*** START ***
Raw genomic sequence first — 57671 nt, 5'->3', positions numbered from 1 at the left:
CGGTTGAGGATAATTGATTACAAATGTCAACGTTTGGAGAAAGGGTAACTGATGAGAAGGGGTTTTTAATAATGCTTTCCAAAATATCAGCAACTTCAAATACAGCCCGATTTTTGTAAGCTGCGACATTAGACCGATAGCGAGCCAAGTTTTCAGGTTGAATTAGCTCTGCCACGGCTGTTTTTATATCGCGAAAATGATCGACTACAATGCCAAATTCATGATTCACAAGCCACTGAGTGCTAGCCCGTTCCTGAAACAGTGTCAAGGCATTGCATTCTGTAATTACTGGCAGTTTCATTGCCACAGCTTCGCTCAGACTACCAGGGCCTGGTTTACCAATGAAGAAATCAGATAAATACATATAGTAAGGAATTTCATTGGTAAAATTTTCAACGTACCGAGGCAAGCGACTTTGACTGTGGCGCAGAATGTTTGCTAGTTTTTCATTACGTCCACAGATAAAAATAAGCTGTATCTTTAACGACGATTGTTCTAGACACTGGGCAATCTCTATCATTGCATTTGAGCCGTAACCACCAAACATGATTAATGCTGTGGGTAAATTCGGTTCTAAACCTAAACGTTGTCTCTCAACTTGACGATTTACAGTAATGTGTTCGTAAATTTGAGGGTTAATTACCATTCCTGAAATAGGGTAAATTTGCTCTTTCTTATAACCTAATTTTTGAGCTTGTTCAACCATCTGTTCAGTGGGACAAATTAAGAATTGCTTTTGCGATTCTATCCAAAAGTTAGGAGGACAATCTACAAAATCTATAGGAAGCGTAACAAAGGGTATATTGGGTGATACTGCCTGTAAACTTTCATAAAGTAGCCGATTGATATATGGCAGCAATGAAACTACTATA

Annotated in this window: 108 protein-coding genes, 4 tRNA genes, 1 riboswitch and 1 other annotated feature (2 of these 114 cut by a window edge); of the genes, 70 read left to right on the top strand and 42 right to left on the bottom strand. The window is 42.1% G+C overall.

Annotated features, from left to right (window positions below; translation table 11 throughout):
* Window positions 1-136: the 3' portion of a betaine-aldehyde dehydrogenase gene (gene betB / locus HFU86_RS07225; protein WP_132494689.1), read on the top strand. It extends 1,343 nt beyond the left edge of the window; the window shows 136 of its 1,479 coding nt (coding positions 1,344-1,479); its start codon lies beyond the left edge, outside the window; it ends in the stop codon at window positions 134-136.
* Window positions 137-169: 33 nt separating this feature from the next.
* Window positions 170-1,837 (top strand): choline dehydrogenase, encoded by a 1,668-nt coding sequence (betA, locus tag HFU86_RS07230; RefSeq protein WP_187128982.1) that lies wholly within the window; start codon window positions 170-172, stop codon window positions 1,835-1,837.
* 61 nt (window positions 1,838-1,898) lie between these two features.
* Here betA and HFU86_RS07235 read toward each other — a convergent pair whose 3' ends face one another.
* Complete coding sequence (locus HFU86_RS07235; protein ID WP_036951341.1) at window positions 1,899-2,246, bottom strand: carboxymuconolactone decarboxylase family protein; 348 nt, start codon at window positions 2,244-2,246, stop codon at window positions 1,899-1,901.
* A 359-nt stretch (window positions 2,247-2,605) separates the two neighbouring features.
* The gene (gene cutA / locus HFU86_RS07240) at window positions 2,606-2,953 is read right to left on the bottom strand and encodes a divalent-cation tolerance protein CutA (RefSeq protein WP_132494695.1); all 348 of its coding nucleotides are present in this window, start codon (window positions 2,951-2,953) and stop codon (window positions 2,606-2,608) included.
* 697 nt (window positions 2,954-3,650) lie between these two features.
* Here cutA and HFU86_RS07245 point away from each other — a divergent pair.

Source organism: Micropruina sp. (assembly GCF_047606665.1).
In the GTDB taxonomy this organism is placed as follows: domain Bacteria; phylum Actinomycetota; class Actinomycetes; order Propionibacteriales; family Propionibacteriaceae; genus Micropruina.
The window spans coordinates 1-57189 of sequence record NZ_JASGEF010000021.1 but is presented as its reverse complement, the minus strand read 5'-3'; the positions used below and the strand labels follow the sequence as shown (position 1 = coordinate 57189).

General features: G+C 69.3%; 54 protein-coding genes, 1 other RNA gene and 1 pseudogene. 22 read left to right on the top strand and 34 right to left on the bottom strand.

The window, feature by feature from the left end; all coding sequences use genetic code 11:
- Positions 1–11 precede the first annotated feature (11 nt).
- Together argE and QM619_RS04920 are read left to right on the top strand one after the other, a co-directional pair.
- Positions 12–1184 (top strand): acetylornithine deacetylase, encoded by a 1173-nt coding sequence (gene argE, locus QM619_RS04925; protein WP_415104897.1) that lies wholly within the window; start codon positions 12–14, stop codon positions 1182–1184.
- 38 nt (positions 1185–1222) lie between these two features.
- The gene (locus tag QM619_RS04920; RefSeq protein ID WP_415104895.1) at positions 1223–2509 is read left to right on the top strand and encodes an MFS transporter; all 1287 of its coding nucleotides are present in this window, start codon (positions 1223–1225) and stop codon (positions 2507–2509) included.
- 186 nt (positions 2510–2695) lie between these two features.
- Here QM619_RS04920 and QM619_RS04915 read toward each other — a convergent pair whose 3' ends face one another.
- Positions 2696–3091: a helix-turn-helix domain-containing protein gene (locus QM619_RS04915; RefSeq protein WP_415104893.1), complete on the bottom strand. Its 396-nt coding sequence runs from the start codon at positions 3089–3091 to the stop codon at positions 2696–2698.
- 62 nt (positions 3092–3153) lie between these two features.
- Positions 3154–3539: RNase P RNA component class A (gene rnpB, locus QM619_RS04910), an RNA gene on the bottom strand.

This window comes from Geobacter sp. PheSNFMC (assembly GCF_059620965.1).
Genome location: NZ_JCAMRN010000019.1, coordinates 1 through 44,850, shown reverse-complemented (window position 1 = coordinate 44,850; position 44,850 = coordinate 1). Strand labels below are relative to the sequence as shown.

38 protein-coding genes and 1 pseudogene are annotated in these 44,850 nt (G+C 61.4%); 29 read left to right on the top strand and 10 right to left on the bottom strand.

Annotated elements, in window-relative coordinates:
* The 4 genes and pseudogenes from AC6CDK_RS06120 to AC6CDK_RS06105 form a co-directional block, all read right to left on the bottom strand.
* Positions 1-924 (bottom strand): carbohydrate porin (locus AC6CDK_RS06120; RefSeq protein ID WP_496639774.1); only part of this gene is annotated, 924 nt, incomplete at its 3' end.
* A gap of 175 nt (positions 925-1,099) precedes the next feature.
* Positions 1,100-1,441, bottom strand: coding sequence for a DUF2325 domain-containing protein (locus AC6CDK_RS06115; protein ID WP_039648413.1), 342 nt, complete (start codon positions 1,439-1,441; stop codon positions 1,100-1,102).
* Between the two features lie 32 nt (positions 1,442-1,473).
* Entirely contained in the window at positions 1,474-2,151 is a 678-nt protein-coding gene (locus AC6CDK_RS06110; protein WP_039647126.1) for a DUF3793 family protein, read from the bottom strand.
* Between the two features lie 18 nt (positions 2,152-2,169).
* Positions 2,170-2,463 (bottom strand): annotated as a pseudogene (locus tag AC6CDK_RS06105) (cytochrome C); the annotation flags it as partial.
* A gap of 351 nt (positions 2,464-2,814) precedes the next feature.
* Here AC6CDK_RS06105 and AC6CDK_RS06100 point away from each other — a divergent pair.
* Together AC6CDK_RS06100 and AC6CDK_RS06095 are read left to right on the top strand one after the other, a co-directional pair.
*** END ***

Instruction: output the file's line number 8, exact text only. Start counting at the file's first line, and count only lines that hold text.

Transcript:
* 61 nt (window positions 1,838-1,898) lie between these two features.